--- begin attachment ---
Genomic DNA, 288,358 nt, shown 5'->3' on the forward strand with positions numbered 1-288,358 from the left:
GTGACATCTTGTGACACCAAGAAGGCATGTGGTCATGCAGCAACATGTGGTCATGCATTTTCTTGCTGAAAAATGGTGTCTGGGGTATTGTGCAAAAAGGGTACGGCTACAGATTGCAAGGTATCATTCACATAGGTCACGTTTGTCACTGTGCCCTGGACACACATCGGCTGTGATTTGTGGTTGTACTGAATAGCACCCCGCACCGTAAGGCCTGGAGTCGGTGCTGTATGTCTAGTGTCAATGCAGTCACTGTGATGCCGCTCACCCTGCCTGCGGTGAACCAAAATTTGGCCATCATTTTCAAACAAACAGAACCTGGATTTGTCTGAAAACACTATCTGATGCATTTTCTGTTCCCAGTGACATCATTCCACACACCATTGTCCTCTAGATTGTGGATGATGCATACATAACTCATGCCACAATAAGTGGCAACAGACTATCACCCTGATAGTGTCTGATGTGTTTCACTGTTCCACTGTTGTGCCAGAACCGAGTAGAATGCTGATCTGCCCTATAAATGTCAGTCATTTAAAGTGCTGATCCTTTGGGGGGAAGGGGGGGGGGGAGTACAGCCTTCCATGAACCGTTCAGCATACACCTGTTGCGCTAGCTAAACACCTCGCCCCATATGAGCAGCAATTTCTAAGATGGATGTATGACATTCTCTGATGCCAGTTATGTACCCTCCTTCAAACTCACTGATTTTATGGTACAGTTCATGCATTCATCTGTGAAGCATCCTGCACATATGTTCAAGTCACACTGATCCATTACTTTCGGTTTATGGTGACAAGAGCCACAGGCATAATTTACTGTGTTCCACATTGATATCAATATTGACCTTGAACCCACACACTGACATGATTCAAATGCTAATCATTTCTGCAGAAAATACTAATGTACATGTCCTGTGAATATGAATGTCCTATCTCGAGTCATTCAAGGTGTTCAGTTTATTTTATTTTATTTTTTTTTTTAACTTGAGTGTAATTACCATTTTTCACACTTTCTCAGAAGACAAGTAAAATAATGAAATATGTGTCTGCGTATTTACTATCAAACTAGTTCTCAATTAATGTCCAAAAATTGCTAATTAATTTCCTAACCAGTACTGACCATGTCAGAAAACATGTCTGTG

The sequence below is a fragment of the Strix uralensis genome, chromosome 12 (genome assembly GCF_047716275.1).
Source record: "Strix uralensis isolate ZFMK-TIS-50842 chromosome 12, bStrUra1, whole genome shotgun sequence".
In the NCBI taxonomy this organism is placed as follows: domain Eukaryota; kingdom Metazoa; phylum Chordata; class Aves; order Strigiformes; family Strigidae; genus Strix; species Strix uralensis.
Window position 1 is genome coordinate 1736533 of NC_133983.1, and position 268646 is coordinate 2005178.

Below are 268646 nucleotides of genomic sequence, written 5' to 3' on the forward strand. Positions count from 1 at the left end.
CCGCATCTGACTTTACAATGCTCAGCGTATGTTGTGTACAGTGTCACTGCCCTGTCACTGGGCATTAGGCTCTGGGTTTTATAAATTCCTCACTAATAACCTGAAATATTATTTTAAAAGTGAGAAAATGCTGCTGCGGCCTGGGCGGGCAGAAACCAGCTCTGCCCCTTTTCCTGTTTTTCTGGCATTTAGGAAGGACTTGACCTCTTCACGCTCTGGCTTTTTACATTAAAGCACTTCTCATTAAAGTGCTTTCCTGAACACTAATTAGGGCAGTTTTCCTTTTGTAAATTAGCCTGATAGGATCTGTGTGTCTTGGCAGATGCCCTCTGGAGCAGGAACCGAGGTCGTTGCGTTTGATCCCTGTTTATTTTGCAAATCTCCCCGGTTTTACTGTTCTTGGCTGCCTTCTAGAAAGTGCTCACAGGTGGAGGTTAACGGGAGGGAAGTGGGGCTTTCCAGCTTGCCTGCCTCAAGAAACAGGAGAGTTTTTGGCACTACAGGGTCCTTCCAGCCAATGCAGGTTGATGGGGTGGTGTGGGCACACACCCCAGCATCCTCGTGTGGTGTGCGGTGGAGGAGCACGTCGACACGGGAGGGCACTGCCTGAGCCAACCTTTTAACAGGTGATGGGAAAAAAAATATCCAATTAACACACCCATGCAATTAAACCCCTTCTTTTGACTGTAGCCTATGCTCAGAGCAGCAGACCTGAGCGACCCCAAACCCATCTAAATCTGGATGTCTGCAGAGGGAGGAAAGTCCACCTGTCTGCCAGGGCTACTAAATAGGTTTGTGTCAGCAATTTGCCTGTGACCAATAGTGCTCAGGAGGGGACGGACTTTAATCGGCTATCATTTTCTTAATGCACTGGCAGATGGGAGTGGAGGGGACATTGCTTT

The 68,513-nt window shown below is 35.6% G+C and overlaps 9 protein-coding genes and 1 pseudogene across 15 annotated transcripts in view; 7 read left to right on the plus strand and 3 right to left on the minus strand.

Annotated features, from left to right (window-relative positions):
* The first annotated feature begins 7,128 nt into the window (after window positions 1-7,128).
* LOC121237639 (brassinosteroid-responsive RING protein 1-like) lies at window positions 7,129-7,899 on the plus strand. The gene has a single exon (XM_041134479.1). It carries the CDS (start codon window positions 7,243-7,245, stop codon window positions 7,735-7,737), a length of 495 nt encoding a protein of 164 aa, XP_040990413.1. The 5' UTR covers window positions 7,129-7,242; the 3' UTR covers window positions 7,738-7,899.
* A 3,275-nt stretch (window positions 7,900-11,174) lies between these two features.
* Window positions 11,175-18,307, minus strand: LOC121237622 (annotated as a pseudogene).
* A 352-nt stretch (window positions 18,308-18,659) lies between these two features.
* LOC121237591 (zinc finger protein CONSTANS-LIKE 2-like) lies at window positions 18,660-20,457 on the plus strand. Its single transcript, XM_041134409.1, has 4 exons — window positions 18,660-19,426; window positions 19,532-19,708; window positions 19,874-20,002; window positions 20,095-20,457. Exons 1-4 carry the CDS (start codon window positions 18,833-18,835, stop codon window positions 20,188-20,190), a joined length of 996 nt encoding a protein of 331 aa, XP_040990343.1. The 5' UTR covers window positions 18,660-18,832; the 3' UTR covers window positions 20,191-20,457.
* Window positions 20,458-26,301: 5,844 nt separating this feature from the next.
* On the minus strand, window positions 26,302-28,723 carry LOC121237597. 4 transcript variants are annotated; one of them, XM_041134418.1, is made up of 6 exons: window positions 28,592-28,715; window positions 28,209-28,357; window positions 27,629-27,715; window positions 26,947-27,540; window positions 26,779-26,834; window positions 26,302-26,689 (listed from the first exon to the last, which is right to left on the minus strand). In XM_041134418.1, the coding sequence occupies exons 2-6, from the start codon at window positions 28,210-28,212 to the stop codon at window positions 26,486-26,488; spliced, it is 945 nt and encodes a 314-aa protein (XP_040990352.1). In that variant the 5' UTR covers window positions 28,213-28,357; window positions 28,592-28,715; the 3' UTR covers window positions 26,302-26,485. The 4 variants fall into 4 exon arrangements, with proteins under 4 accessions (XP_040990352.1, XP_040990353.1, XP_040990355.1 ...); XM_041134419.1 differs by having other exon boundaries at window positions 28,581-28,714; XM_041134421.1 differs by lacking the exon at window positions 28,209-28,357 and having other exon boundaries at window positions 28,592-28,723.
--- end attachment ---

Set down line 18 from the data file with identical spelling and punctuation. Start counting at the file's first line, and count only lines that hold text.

* On the minus strand, window positions 26,302-28,723 carry LOC121237597. 4 transcript variants are annotated; one of them, XM_041134418.1, is made up of 6 exons: window positions 28,592-28,715; window positions 28,209-28,357; window positions 27,629-27,715; window positions 26,947-27,540; window positions 26,779-26,834; window positions 26,302-26,689 (listed from the first exon to the last, which is right to left on the minus strand). In XM_041134418.1, the coding sequence occupies exons 2-6, from the start codon at window positions 28,210-28,212 to the stop codon at window positions 26,486-26,488; spliced, it is 945 nt and encodes a 314-aa protein (XP_040990352.1). In that variant the 5' UTR covers window positions 28,213-28,357; window positions 28,592-28,715; the 3' UTR covers window positions 26,302-26,485. The 4 variants fall into 4 exon arrangements, with proteins under 4 accessions (XP_040990352.1, XP_040990353.1, XP_040990355.1 ...); XM_041134419.1 differs by having other exon boundaries at window positions 28,581-28,714; XM_041134421.1 differs by lacking the exon at window positions 28,209-28,357 and having other exon boundaries at window positions 28,592-28,723.